I'm not too concerned about Spock's experiences here from a strict continuity standpoint; anything short of permanent, irreparable physical damage can be waved away in terms of TOS+ Spock as "Spock doesn't like to talk about his past, especially about his family."

I am more concerned about it thematically, though, in light of ST:TMP. The "Red Angel" plot seems to be going in much the same direction: Spock, long trying to suppress his emotion, makes a connection with another being which causes his emotions to resurface. But if the resolution of this plotline involves Spock better integrating and coming to terms with his emotions, which seems likely, then his pursuit of Kolinahr at the beginning of ST:TMP is kind of a step backwards

Overall, though, I did like this episode, even if it was mostly just moving things along. I feel like Mary Wiseman was particularly a standout, showing a side of Tilly we hadn't seen before, and I will never complain about Michelle Yeoh appearing.
posted by DevilsAdvocate at 9:22 PM on January 31 [3 favorites]


The end result could be Spock experimenting with letting his emotions out, which didn't turn out all that well in The Cage (insert fan theory from a Best of Trek fanzine)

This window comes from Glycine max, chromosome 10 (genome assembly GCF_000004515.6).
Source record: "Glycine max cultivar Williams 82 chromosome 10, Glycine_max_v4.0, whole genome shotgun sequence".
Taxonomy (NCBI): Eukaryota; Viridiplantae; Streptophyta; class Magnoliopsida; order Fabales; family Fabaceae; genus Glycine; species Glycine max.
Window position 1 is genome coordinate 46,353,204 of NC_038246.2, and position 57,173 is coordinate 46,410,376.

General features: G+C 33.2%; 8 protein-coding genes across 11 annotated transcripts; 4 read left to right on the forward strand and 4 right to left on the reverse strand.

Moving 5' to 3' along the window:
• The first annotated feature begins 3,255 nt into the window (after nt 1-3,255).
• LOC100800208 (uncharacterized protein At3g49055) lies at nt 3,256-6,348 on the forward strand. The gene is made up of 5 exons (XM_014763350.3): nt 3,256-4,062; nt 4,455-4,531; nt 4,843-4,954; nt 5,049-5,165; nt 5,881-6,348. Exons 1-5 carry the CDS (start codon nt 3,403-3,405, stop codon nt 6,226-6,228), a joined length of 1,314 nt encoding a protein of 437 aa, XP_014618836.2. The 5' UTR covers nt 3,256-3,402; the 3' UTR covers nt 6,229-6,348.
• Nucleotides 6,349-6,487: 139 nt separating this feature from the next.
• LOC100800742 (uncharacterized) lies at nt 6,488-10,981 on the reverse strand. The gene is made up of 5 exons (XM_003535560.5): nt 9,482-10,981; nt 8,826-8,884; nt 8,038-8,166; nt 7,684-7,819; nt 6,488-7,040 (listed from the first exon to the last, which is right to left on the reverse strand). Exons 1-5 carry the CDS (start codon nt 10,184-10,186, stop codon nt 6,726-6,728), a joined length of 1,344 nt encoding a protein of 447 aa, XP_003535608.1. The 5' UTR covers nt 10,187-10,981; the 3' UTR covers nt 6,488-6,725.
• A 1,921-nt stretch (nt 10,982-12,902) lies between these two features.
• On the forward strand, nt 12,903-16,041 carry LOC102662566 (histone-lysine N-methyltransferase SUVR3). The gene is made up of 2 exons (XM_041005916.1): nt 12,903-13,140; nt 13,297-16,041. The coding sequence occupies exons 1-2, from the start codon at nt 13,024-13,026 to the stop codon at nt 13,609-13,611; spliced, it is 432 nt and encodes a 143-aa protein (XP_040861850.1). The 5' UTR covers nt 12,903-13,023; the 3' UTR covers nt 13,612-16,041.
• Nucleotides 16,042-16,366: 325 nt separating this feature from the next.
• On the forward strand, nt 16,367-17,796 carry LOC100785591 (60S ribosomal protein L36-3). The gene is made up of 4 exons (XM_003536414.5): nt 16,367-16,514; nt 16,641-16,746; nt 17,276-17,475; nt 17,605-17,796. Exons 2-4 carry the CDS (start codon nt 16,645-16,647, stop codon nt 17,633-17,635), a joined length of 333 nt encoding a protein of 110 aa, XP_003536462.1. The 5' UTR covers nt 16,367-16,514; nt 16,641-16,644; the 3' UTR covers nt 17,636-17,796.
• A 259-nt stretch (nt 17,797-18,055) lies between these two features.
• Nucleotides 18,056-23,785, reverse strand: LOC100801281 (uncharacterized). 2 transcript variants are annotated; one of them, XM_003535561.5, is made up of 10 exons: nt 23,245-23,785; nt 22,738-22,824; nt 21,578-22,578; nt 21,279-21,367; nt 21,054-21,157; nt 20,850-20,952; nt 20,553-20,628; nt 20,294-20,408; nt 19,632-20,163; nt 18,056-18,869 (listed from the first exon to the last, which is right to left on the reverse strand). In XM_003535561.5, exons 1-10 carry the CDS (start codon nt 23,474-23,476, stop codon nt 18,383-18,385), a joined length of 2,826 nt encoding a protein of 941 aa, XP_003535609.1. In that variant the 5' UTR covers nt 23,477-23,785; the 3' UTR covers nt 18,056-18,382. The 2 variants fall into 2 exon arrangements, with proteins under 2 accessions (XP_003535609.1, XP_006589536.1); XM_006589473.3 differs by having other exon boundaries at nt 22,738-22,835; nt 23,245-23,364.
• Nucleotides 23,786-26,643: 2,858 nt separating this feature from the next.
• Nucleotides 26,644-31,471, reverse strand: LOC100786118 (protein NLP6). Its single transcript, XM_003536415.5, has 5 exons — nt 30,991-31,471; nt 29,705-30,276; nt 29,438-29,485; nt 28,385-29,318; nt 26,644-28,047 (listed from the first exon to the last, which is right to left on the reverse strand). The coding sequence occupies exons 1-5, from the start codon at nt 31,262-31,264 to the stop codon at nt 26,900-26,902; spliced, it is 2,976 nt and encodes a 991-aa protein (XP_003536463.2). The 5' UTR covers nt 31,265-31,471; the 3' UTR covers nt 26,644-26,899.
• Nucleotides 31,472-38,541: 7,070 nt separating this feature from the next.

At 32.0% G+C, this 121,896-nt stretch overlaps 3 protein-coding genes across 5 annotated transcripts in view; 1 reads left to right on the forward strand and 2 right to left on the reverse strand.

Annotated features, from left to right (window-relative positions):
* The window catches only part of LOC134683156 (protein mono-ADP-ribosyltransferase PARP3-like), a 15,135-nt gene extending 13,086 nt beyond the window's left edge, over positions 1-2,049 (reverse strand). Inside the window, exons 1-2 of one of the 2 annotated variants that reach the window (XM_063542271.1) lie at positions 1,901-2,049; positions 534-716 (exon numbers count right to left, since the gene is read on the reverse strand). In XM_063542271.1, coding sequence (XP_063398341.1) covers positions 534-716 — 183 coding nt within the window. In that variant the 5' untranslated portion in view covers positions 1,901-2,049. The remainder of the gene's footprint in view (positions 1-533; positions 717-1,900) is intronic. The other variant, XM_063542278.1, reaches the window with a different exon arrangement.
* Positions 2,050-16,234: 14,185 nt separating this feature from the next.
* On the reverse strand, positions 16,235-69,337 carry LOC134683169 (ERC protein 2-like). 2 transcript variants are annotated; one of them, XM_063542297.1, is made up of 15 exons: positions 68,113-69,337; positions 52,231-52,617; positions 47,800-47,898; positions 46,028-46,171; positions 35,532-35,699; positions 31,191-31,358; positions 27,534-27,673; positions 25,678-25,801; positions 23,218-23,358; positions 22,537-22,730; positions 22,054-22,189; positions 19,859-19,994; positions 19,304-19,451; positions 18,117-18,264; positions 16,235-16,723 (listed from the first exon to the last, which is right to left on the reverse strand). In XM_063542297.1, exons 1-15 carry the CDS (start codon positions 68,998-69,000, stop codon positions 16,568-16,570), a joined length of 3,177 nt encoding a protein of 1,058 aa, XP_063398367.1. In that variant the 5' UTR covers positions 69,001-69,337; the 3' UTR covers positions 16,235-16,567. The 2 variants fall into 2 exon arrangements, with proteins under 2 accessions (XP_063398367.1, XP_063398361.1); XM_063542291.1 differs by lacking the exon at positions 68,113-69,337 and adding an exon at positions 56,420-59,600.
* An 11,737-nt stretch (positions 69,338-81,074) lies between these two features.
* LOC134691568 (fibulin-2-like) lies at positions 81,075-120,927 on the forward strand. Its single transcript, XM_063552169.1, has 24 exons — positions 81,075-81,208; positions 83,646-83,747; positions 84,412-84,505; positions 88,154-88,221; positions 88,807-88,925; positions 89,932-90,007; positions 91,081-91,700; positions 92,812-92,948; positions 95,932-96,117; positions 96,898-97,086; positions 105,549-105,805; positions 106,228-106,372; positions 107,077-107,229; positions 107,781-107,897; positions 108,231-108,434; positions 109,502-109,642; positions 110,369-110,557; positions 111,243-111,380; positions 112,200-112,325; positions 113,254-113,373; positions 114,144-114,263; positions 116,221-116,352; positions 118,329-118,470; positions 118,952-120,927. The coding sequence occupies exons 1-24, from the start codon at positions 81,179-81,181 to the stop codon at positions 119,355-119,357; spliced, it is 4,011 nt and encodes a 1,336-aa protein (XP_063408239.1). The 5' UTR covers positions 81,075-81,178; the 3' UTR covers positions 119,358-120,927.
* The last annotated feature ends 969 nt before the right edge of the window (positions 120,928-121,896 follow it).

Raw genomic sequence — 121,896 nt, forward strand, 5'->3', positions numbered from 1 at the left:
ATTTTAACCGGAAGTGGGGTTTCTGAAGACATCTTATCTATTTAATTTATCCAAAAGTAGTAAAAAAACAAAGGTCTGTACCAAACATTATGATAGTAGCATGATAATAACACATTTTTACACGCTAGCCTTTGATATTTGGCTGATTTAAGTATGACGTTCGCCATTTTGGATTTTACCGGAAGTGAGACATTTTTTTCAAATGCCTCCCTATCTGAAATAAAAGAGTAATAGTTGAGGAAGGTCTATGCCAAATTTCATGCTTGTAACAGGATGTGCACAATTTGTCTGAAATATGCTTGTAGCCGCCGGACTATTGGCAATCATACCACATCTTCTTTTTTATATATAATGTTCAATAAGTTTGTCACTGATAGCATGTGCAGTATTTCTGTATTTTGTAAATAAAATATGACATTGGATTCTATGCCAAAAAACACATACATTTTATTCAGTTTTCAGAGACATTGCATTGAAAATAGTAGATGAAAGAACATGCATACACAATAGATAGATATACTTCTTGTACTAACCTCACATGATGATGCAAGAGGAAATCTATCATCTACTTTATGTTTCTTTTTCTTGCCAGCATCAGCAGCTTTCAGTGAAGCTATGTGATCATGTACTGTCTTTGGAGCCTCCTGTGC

posted by happyroach at 11:27 PM on January 31 [1 favorite]


If last week and this week define two types of Discovery fans, I'm definitely in last week's camp.

Agreed... this was a masterclass in how not to write compelling television. Clunky exposition and no emotional engagement with anything going on. I'm not a Klingon fan but I'll take the worst TNG Klingon episode over this--at least those Klingons were a little fun. At least they're walking back on having the Klingons speak Klingon to each other?

In a lot of ways this season so far feels like fan lipservice... the D7 in this episode, L'Rell changing her title to align with a woman never being Chancellor of the Klingon Empire (something I would have been fine for them to just ignore.) But then they want us to see badass USS Section 31 and be all "YES!!!!" I don't get it.
posted by Automocar at 7:38 AM on February 1 [4 favorites]


L'Rell changing her title to align with a woman never being Chancellor of the Klingon Empire

Didn’t Gorkon’s daughter assume the chancellorship after he was assassinated in ST VI?
posted by nathan_teske at 10:46 AM on February 1


Put me in this week's camp rather than last week's camp. No, this wasn't the best episode of television ever, but at least it wasn't trying to be an episode of a different series that I've already seen and which hasn't aged well, thank you very much.

Didn't like:

Somewhat irritated that the Klingons stopped speaking Klingon to each other.

Meh on the "let's introduce the new spin-off series!" bits.